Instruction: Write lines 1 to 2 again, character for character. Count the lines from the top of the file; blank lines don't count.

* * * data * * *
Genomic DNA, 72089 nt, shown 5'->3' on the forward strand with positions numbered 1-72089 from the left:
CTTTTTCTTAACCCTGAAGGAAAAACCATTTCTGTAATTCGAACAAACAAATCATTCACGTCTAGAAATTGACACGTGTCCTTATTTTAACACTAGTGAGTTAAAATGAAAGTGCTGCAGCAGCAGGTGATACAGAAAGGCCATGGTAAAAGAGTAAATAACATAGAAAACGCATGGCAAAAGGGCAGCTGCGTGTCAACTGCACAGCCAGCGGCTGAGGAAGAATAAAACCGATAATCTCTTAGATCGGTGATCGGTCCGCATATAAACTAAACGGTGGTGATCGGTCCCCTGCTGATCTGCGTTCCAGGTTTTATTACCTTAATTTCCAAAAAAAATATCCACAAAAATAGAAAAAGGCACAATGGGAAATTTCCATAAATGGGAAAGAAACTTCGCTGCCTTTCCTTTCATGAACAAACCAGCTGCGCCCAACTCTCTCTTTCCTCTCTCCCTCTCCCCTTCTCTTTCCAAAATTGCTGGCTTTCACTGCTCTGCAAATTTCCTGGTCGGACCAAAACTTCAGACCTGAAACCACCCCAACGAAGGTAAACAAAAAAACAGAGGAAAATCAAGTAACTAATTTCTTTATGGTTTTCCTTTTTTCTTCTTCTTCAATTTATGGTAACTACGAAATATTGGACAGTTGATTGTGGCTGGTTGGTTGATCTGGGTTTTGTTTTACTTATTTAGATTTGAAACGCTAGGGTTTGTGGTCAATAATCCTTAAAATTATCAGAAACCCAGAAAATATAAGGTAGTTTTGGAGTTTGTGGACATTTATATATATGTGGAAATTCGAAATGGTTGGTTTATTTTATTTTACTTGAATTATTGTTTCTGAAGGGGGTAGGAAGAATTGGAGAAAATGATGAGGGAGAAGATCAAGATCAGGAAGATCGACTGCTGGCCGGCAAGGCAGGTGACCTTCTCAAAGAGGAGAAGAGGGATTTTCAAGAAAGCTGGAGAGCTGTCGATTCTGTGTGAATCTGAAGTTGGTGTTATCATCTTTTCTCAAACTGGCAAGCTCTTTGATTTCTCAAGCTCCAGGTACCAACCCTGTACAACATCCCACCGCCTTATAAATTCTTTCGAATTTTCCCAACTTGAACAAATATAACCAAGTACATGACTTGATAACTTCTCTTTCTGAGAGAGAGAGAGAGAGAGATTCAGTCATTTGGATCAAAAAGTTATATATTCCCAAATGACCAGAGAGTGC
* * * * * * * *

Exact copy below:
Genomic DNA, 72089 nt, shown 5'->3' on the forward strand with positions numbered 1-72089 from the left:
CTTTTTCTTAACCCTGAAGGAAAAACCATTTCTGTAATTCGAACAAACAAATCATTCACGTCTAGAAATTGACACGTGTCCTTATTTTAACACTAGTGAGTTAAAATGAAAGTGCTGCAGCAGCAGGTGATACAGAAAGGCCATGGTAAAAGAGTAAATAACATAGAAAACGCATGGCAAAAGGGCAGCTGCGTGTCAACTGCACAGCCAGCGGCTGAGGAAGAATAAAACCGATAATCTCTTAGATCGGTGATCGGTCCGCATATAAACTAAACGGTGGTGATCGGTCCCCTGCTGATCTGCGTTCCAGGTTTTATTACCTTAATTTCCAAAAAAAATATCCACAAAAATAGAAAAAGGCACAATGGGAAATTTCCATAAATGGGAAAGAAACTTCGCTGCCTTTCCTTTCATGAACAAACCAGCTGCGCCCAACTCTCTCTTTCCTCTCTCCCTCTCCCCTTCTCTTTCCAAAATTGCTGGCTTTCACTGCTCTGCAAATTTCCTGGTCGGACCAAAACTTCAGACCTGAAACCACCCCAACGAAGGTAAACAAAAAAACAGAGGAAAATCAAGTAACTAATTTCTTTATGGTTTTCCTTTTTTCTTCTTCTTCAATTTATGGTAACTACGAAATATTGGACAGTTGATTGTGGCTGGTTGGTTGATCTGGGTTTTGTTTTACTTATTTAGATTTGAAACGCTAGGGTTTGTGGTCAATAATCCTTAAAATTATCAGAAACCCAGAAAATATAAGGTAGTTTTGGAGTTTGTGGACATTTATATATATGTGGAAATTCGAAATGGTTGGTTTATTTTATTTTACTTGAATTATTGTTTCTGAAGGGGGTAGGAAGAATTGGAGAAAATGATGAGGGAGAAGATCAAGATCAGGAAGATCGACTGCTGGCCGGCAAGGCAGGTGACCTTCTCAAAGAGGAGAAGAGGGATTTTCAAGAAAGCTGGAGAGCTGTCGATTCTGTGTGAATCTGAAGTTGGTGTTATCATCTTTTCTCAAACTGGCAAGCTCTTTGATTTCTCAAGCTCCAGGTACCAACCCTGTACAACATCCCACCGCCTTATAAATTCTTTCGAATTTTCCCAACTTGAACAAATATAACCAAGTACATGACTTGATAACTTCTCTTTCTGAGAGAGAGAGAGAGAGAGATTCAGTCATTTGGATCAAAAAGTTATATATTCCCAAATGACCAGAGAGTGC